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‘We Belong Here’: Thousands Turn Out in Flushing to Condemn Hate-Crimes Against Asians in NYC

About 2,000 people marched in the “We Belong Here: Queens Rises Against Hate March” in Flushing Sunday (Photo: Christina Santucci)

May 3, 2021 By Christina Santucci

A slew of elected officials were joined by thousands of supporters in downtown Flushing Sunday afternoon – in a show of solidarity against hatred and bias directed at Asian Americans.

The event, called “We Belong Here: Queens Rises Against Hate March,” began with remarks from politicians and community leaders at Flushing Town Hall, and then attendees processed through the streets of Flushing.

Officials estimated that about 2,000 people took part in the march, which was organized by Queens Borough President Donovan Richards Jr. with special guests U.S. Rep. Grace Meng and state Attorney General Letitia James.

“Today we send a strong message from the world’s borough that we will not be bystanders to hate,” Richards said.

Sunday’s event also drew a bevy of elected officials, including Mayor Bill de Blasio, U.S. Sen. Chuck Schumer, U.S. Reps. Hakeem Jeffries and Gregory Meeks, Lieutenant Gov. Kathy Hochul, state Sen. John Liu, state Comptroller Thomas DiNapoli, Councilmember Peter Koo and Assemblymembers Khaleel Anderson, Jessica González-Rojas, Ed Braunstein and Nily Rozic.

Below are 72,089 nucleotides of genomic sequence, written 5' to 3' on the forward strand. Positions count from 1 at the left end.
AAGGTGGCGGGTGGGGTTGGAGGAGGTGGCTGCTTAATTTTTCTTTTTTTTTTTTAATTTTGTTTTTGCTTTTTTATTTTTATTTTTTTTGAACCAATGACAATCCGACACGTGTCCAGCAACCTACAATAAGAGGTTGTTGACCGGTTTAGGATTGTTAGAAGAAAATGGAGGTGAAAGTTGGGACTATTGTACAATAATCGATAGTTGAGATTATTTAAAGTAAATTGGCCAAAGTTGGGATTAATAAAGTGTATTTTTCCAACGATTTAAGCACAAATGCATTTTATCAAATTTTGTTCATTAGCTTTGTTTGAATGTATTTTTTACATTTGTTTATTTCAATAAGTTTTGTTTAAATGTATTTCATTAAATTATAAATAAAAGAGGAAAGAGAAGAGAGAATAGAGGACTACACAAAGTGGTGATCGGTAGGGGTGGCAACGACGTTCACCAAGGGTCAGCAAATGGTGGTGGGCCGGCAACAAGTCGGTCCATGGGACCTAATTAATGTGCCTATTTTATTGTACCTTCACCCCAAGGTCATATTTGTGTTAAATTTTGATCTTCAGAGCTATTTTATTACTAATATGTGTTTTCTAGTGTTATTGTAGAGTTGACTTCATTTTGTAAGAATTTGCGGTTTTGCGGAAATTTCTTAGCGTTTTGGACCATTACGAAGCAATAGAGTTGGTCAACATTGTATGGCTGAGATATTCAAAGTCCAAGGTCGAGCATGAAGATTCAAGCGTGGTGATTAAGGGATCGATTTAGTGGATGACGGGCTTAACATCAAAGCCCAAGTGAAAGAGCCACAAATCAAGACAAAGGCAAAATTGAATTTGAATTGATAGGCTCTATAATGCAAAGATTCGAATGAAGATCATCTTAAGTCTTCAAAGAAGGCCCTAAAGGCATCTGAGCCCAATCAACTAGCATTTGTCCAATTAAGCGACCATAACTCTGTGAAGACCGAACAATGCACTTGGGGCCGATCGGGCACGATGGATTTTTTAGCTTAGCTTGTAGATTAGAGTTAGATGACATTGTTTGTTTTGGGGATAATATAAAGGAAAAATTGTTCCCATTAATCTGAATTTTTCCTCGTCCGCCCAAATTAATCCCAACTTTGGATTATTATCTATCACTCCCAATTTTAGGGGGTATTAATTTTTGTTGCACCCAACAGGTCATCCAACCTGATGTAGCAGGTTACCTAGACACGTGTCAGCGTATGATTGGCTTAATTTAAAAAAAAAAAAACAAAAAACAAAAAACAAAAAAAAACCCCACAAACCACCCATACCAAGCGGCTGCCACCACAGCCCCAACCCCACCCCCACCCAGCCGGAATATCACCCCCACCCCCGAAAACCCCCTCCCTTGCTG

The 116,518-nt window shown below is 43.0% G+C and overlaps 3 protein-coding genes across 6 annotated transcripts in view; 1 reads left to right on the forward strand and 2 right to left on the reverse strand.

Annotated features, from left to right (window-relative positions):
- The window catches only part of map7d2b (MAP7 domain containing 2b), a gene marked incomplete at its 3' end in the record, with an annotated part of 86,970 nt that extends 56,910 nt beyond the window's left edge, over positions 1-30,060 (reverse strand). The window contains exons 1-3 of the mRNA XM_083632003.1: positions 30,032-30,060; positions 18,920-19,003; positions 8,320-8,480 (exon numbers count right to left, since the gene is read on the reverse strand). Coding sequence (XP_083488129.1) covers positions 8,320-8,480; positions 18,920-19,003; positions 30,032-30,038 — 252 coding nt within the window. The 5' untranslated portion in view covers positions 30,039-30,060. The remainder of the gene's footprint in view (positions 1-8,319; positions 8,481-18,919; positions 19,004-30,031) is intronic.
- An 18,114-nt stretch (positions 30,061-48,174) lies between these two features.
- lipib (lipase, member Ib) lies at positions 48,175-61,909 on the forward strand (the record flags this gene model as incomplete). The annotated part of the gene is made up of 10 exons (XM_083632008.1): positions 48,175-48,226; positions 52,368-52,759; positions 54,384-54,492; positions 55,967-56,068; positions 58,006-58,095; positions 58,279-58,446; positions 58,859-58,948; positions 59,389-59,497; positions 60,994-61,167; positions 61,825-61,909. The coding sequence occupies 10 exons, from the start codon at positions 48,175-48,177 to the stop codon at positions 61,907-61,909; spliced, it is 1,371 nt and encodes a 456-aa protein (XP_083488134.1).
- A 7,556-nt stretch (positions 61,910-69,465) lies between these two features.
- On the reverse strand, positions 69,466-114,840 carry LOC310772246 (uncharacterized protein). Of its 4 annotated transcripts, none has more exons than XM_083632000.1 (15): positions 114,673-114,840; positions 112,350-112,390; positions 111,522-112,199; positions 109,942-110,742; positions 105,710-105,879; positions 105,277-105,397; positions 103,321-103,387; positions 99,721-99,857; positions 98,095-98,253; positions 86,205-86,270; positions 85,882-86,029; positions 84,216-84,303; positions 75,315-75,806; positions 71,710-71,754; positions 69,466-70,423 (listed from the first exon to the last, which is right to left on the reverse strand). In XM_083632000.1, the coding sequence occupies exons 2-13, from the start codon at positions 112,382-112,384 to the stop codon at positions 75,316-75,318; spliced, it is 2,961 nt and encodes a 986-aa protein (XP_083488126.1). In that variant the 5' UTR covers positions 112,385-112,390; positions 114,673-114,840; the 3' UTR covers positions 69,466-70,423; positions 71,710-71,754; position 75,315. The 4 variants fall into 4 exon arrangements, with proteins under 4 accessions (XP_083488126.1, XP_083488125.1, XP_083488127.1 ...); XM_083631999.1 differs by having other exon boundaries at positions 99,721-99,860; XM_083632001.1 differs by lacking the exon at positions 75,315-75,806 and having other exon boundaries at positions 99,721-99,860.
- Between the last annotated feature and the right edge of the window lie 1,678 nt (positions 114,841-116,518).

“We are making a very strong statement. Our statement is that we are people. You see the senseless killings. You see the violent attacks. It’s almost as if we are not human,” Liu said. “We are not a virus. We are not coronavirus. We are people. We are humans …. We are Americans. We are New Yorkers.”

Rev. Al Sharpton one of the many speakers at the We Belong Here: Queens Rises Against Hate March in Flushing Sunday (Photo: Christina Santucci)

Other speakers included Rev. Al Sharpton; Rabbi Michael Miller from the Jewish Community Relations Council; Dr. Umar Mysorekar, president of the Hindu Temple Society of North America; and Kenrick Ross, the executive director of the National Queer Asian Pacific Islander Alliance.

“Five years ago when I was in Queens doing this kind of work, anti-Asian hate meant Muslims being attacked on their way to mosques,” Ross said. “Four years ago, it was a Muslim ban. A year ago it was the targeting of Chinatown. This year, thankfully people are paying attention to what has been happening to Asian Americans across the country.”

Liu said that Asian Americans needed equal protection under the law, and praised the COVID-19 Hate Crimes Act, a bill introduced by Meng and Sen. Mazie Hirono which would simplify the reporting and review process for racially motivated crimes. The bill passed the Senate overwhelmingly in April, and the House of Representatives is expected to take up the bill later this month.

“What’s disturbing is that there has been an increase in these hate crimes across the country, and in New York we’ve increased the sharpest increase in these hate crimes against Asian Americans,” James said. She cited a study from the Center for the Study of Hate & Extremism at California State University that found hate crimes so far this year were up 223 percent from last year.